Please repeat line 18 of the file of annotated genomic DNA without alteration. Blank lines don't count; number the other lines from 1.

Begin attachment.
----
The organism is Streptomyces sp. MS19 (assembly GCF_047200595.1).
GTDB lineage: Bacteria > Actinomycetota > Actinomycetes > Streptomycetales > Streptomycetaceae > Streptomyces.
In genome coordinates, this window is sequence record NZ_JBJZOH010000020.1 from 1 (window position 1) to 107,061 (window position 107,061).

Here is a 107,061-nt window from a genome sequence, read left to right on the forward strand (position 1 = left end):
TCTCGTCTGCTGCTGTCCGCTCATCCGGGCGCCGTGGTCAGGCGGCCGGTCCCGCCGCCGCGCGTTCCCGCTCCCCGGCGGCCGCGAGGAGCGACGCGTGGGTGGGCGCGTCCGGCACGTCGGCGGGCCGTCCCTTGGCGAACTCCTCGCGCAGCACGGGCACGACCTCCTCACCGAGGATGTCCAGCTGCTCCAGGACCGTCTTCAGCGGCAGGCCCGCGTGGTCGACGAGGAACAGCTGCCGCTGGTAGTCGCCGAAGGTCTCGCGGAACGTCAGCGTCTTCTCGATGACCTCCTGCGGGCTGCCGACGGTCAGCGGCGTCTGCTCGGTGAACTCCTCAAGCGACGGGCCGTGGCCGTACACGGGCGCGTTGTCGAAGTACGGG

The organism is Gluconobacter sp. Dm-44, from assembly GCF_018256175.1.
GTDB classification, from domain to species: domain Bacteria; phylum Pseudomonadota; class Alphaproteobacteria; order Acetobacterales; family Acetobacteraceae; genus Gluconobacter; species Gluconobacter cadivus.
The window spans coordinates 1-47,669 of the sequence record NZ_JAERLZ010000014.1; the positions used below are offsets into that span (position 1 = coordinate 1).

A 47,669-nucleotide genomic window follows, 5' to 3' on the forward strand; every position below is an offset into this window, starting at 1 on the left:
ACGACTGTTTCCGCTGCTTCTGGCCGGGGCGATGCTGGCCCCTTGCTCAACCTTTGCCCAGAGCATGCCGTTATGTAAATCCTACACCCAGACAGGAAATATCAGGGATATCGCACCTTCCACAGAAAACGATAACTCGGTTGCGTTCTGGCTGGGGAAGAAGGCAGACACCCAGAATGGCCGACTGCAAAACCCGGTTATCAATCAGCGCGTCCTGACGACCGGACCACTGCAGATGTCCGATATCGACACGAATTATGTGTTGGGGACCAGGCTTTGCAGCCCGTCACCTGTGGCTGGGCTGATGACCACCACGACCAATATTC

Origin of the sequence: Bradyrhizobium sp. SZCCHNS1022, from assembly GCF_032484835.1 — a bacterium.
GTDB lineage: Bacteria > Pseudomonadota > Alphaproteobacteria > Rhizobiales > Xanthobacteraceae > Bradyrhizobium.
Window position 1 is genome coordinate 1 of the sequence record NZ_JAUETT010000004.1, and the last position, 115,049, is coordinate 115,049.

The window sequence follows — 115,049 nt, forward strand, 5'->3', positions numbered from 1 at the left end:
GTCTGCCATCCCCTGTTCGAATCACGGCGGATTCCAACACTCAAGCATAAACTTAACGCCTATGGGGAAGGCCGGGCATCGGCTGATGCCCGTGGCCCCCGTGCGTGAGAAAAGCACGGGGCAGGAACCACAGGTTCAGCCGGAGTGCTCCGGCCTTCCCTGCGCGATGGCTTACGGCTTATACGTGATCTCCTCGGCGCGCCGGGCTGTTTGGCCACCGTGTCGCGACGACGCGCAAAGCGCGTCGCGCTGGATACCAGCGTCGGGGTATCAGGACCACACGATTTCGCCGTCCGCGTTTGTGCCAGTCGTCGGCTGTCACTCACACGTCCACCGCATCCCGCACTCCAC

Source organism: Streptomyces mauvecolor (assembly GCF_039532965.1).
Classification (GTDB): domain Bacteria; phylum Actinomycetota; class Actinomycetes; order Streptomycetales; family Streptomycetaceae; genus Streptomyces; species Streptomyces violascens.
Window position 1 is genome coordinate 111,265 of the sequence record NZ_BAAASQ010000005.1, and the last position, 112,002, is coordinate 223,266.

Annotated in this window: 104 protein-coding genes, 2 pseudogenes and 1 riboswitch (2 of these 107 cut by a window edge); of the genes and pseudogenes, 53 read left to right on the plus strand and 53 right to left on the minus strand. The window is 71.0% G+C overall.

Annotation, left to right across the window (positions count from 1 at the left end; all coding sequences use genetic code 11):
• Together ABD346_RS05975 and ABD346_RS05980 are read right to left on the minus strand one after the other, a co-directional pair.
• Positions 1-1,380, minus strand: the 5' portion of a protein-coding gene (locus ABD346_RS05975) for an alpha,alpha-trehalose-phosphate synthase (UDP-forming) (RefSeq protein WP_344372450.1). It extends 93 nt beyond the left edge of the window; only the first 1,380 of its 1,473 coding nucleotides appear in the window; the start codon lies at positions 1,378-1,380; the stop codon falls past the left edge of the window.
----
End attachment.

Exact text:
Window position 1 is genome coordinate 111,265 of the sequence record NZ_BAAASQ010000005.1, and the last position, 112,002, is coordinate 223,266.